Perceptual Control is an experiment between five artists, writers and curators to engage with one another for four months at Worksound.

Tonight two, Amy Bernstein and Emily Nachison, engage in a dialog and you are invited to listen, question and comment. Amy Bernstein has been thinking about "Form and Absence". "Speech is the replacement of a presence by an absence and the pursuit, through presences ever more fragile, of an absence ever more all sufficing." - Maurice Blanchot. She expresses these ideas in her sparse energetic paintings. She is also an accomplished writer and will take the opportunity to talk about pragmatics in art making from a linguistic and philosophical viewpoint. "Organic/Synthetic" is on the mind of Emily Nachison. She discusses her process of making sculpture and installation from influences in mythology, anthropology, geology and decorative arts.

At Worksound 820 SE Alder Map 7PM-10 Free

Tuesday, April 10, 2012

April 13-18 Bike by Film

Filmed By Bike is Portland's Spring bike meetup with the block taken by bikes, a giant street party Friday, films of bikes, people on bikes, and the bike view of the roads. It's the ten year anniversary!

A special treat is a visit by world bicycle travelers Brian Mathe, Morgan Monchaud and Vera Siphay, Solidream, from France. They arrive in Portland by bike, of course! They premiere a short of the first half of their journey at the festival. They have traveled 23,000 kM, 14,000 miles along the West Coast of Africa, to the Antarctic, through South America and now the US on their round the world bicycle tour. The film plays in the Opening Night Shorts program on Friday, April 13 at 7, 9, and 11 PM and in the Adventure Shorts program Saturday and Sunday at 7 PM. The Q+A session follows the Sunday 7pm screening.

At the Clinton Street Theater, SE 26th and Clinton. Friday, 7PM,9,11; Saturday & Sunday 5PM, 7, 9; Tuesday & Wednesday 7PM, 9. Check the website for the detailed schedule, festivities and ticket information.

April 13 PICA Space Patrol

PICA is a cultural presenter in Portland. It has often borrowed space. Tonight they open a new office and performance-visual lab space. New York artist Glen Fogel opens the space with video work My Apocalyptic Moment. At 415 SW 10th Ave, Suite 300, 6PM-10

April 12 Photographs of Portland Culturists

Marian Wood Kolisch (1920-2008) is an Portland photographer who began her career in photography at age fifty-two. She studied with local photographers, then later with Ansel Adams, forming a long friendship. Her style of luminous platinum prints echoes Adams Zone System aesthetic, capturing the full tonal range. It was the wish of the family that Kolisch's work be kept together and the Oregon Historical Society has done so.

Culture Captured: The Photography of Marian Wood Kolisch is her collection of portraits of Portland cultural leaders made between 1972 and 2008. It's a history lesson in Portland's earlier cultural period.

At the Oregon Historical Society 1200 SW Park Free admission for Multnomah County residents

Friday, April 06, 2012

April 6 Eastside Art Openings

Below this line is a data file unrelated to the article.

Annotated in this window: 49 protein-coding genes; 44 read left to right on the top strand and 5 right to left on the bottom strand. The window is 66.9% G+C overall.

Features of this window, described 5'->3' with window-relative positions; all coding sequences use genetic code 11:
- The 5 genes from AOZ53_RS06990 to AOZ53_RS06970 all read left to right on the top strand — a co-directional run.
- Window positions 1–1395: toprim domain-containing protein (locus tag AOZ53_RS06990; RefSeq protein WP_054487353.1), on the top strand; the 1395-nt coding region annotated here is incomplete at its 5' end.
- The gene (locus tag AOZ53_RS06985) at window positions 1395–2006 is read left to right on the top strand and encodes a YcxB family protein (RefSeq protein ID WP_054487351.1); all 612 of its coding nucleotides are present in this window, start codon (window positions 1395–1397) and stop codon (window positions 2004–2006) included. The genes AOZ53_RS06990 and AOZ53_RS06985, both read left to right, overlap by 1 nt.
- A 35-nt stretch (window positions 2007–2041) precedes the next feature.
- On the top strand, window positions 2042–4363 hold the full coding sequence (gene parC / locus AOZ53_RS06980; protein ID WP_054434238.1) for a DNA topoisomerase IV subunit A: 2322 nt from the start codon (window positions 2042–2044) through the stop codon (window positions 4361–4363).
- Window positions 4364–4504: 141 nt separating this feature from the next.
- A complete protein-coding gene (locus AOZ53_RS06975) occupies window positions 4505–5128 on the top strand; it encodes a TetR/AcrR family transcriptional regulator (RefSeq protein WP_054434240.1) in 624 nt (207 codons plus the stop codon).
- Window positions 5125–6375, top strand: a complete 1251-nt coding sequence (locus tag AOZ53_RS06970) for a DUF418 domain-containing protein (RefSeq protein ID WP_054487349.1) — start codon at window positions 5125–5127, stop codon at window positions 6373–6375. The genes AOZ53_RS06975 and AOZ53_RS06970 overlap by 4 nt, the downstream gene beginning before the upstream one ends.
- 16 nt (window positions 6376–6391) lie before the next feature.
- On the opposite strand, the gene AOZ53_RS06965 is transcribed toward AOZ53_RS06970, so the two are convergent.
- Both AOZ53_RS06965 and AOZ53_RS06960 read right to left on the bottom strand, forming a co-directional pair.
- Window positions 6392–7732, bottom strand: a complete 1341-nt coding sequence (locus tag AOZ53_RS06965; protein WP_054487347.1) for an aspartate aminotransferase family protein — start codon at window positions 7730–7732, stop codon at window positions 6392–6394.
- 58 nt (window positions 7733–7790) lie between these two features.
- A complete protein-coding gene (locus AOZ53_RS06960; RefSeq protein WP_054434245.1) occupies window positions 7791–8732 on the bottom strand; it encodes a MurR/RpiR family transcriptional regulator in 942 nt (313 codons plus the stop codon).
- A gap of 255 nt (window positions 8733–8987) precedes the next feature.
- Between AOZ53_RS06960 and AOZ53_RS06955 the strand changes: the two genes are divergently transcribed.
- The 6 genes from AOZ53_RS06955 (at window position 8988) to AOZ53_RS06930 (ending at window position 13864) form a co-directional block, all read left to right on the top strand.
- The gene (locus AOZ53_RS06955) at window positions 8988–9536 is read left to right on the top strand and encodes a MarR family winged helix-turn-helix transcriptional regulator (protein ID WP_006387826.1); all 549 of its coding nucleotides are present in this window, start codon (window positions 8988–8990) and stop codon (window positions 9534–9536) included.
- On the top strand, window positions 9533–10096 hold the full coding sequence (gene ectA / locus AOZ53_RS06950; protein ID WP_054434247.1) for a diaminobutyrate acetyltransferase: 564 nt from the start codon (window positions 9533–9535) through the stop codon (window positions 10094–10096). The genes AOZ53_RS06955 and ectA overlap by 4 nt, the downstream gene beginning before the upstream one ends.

Are you bored tonight? Noooo! Get with art, Eastside baby!

Nemo is an interactive agency which does art happenings in service of their same campaigns. You can boo that, whatever, but experiencing it rules in interesting and notable in Portland. Tonight they provide a show on the theme. At Nemo Design 1875 SE Belmont 6PM-10 Free

Union|Pine has Kate Pugsley shows, Brooke Weeber too, and Emily Katz as well, all local makertrons. Union|Pine At Union|Pine 525 SE Pine 7Pm-late Free

Newspace has a great show gathered internationally by the Photolucida process. Recommended. At Newspace Photo 1632 SE 10th Map

Manchus is a men and women store. Clean, minimal, elegant. Fittingly, they are in a clean, minimal, elegant, modern space. Tonight they present a short film by Portland artist Cliff Sargent: Tokyo, fittingly. At Machus 6PM-9 Free
Reception is from 6-9pm

Albina Hawthorne has Amelioranting. A show from the "jumbled steamer trunk of my mind" of Cloë Ashton. She wins the copywrighting award of the month with "Cloë Ashton is a carbon based food tube who enjoys a peaceful existence on Earth in the 21st century. In order to put food through her tube she works hard drawing things that will make other food tubes happy enough to give her green paper. Green paper isn't very good to eat, but you can usually trade it for better tube food." Of course the interwebs are a system of tubes, so it's all well. At Albina Press Hawthorne, 5012 SE Hawthorne 6PM-8 Free

Old rhythm and blues songs are exceptional in their ability to transform our perceptions and mood. Although lyrically they may be simplistic, often bordering on cliché, they are able to transport us out of our everyday life and into our vision of love. The rhythmic phrases are usually based on the vocals, not on the machine beat structure. The honesty within these songs speaks to an often repressed part of our psyche, that part of us that is uninterested in acknowledging the complications of reality. Zoë Clark is a Portland based artist vibing on that. She has a show tonight you should see. At RECESS At Recess in the Oregon Brassworks Building, 1127 SE 10th 6PM-11

23 Sandy is a gallery focused on photography and book arts. Tonight is a combo. It's Interplay: Elizabeth M. Claffey, Lauren Henkin, Clifton Meador and Laura Russell. At 23Sandy 623 NE 23 at Sandy 5PM-8

Print and Destroy is a show of new artists: Jalissa Taylor, Morgan Bass, Albert Navetta and Megan Fix at a PNCA|DIY curated space.
At Foco Gallery 211 SE Madison Free

Thursday, April 05, 2012

April 5 Westside Art Openings+